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Reading nearly 400 pages of this book, that is to say, calls for stamina: the same is of course also true of competitive rowing. The story-line traces the progress of a University of Washington (the state, not Washington DC) coxed eight through early local contests against their opposite numbers from California, then in national competitions held in New York State, until they are selected for the 1936 Berlin Olympics, gaining gold in their event under the nose of Hitler himself. The narrative is hung round the person of Joe Rantz, who died in 2007, last but one to survive out of the crew of the shell Husky Clipper, designed and built by an Englishman George Yeoman Pocock.

In many ways it is all very well done. Rowing is a sport that arouses my interest only when I have a dog in the race, so to say. These days that comes down to the 4-yearly Olympics and the annual Oxford/Cambridge boat race on the Thames. Nevertheless, Daniel James Brown knows how to make his event reports very readable even to such a reader as I am, totally lacking in either experience or technical insight into the sport. He goes a little deeper than I would expect in the sort of sports reporting that I usually read, which is of Arsenal games plus a few similar highlights of the week. He will occasionally probe the inner thoughts and emotions of some party or other, usually Joe but also the crew coach Al Ulbrickson and certain others now and again. This is done without stretching my credulity, and the storytelling throughout shows exemplary good taste. If anything, the good taste is almost too good. There is never a word about any sexual activities of any of the participants, and my reservations about that are not because I wanted to know but because an entire dimension of life is resolutely ignored.

Not only that, the sporting-narrative thread is very skilfully interwoven with the outline biography of Joe Rantz. Again, this looks at its subject from the outside, but even so there is plenty to tell when we are hearing about the struggles of a youngster with a heartless stepmother and a weak father against a backdrop of the Great Depression and the freakish and destructive weather patterns of the 1930's, conspicuously but far from entirely the great Dust Bowl. Right at the end, the final chapter of everyone's life is sketched in touchingly and with respect and dignity in the expression. However by this time I was starting to have a few problems. In the first place Joe is rather too obviously a kind of coatstand on which to hang a long series of rowing race reports. In the second place there are really an awful lot of these reports, nicely done of course, as I already said, but only telling us what we would expect, namely that it was a series of ups and downs. If the strategy was to lead up to the Berlin Olympics, rather than just to recount a string of successive events, it could have been done more selectively. If, on the other hand, the book is really just a glorified string of reports, then we could have done without the fairly superficial story of Joe, his family and his sweetheart. I have to assume it's the former strategy, but I'm not totally convinced of that because of the loving attention to detail with which the author invests all the umpteen rowing commentaries. He likes that a bit too much, and I was getting weary of it as we approached the Olympics, which surely was going to offer us something different.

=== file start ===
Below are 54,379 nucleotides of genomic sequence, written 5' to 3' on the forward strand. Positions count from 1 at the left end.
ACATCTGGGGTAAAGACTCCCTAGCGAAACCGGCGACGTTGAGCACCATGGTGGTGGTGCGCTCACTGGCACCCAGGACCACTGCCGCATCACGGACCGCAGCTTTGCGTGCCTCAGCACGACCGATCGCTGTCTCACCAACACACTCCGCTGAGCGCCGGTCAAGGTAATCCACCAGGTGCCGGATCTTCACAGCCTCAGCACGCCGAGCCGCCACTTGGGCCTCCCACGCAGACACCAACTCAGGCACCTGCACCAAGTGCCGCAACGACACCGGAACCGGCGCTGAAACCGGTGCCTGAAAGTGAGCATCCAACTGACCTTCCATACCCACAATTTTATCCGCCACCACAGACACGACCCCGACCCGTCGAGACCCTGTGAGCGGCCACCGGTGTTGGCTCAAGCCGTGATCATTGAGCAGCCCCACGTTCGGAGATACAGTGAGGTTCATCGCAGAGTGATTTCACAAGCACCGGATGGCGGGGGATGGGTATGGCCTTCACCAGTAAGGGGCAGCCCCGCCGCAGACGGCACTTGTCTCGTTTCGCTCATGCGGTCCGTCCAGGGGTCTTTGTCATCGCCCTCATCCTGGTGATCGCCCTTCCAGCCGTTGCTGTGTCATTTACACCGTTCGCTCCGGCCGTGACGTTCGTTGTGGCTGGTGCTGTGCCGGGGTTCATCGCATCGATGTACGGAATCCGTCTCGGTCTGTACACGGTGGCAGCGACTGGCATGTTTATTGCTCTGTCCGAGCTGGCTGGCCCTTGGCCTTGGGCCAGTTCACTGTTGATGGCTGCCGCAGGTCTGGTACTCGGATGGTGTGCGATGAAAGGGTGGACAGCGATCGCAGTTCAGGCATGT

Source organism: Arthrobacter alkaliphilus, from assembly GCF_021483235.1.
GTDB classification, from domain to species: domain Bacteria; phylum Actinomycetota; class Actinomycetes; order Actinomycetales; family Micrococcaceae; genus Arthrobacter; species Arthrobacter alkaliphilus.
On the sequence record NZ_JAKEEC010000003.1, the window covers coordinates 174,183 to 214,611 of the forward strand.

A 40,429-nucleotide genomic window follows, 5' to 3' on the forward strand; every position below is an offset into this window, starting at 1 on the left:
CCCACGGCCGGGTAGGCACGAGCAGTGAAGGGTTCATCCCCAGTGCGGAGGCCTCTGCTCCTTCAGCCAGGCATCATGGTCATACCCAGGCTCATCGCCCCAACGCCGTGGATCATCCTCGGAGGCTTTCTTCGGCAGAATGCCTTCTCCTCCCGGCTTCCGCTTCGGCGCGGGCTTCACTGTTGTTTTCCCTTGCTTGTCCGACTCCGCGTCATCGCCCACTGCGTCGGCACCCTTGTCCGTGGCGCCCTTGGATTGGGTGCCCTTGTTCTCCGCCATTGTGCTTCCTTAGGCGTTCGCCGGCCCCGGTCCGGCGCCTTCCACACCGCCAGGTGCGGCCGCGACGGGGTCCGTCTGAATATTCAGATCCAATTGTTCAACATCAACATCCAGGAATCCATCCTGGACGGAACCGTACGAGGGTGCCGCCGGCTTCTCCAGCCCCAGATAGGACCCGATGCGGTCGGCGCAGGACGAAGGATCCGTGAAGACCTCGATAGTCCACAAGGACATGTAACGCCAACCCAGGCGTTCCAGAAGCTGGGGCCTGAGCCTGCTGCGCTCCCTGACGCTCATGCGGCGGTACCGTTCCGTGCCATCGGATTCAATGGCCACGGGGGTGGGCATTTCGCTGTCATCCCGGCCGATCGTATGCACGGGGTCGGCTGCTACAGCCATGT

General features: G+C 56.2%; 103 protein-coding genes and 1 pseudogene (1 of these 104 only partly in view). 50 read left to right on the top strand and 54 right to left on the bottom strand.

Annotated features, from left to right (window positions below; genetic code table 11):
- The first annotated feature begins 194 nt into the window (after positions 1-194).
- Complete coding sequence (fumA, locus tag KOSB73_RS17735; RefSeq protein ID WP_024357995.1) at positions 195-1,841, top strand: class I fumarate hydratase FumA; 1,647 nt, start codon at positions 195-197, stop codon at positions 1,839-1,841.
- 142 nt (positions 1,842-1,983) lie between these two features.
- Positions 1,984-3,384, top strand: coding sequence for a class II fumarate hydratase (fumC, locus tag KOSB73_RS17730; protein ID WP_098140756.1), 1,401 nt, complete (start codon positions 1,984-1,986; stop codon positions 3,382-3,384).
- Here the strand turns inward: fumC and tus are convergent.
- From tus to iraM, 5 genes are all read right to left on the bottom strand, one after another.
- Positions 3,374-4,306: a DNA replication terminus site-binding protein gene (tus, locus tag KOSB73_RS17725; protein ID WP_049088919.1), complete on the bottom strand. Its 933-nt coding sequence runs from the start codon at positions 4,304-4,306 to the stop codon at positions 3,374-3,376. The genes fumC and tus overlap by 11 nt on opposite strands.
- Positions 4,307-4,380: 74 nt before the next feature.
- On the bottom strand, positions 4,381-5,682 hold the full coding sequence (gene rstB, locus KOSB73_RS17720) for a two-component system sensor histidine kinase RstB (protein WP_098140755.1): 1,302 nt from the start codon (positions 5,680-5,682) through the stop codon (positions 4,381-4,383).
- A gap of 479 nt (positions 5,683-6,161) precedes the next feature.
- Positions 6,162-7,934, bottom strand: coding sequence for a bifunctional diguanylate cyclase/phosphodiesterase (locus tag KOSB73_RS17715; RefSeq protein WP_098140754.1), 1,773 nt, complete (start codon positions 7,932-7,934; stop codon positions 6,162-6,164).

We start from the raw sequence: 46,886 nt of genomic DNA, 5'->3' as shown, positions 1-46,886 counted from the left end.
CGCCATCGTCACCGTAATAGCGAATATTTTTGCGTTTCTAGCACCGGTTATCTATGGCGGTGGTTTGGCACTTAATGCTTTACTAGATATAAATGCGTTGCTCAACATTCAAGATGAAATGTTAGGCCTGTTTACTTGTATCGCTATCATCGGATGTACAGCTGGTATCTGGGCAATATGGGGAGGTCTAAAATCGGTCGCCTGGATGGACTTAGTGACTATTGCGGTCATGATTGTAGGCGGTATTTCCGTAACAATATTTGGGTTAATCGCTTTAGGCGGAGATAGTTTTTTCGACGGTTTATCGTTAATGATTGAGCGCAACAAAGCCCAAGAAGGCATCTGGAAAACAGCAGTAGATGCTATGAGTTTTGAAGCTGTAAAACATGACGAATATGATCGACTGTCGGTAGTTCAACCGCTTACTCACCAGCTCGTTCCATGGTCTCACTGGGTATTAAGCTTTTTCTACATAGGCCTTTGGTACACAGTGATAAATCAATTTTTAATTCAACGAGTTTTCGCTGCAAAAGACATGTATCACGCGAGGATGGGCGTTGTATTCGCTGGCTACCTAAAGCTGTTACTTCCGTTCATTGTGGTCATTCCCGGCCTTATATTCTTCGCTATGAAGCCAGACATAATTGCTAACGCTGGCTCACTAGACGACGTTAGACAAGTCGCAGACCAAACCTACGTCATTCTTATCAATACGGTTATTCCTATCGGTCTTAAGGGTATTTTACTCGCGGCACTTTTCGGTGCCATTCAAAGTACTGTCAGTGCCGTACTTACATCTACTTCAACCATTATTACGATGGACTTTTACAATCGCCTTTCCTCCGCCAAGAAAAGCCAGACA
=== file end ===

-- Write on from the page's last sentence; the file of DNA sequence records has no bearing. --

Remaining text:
Indeed it does. The Nazi regime, in all its foulness but also with its flair for public relations and deception, is memorably evoked, and evoked without mawkishness or laying it on thick. As usual, Daniel James Brown keeps his distance, and this time the effect is all the more telling for that reason. The best is definitely kept for the end, and a very good best it is too. In its way, everything in the book is good. I just feel it could have done with some pruning of the race details so as to provide a sense of crescendo and climax rather than so much repetition of much the same. I reflect that I could have applied a bit more selectivity for myself.
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1 of 1 people found the following review helpful
5.0 out of 5 stars Wonderful. Created the atmosphere of the time and involved ..., 9 Aug 2014
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This review is from: The Boys In The Boat (Kindle Edition)
Wonderful. Created the atmosphere of the time and involved you emotionally from the very beginning. You don't have to be a rower to feel the love and commitment felt by these amazing people now passed into history. Moved me to tears in places.
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The Boys In The Boat by Daniel James Brown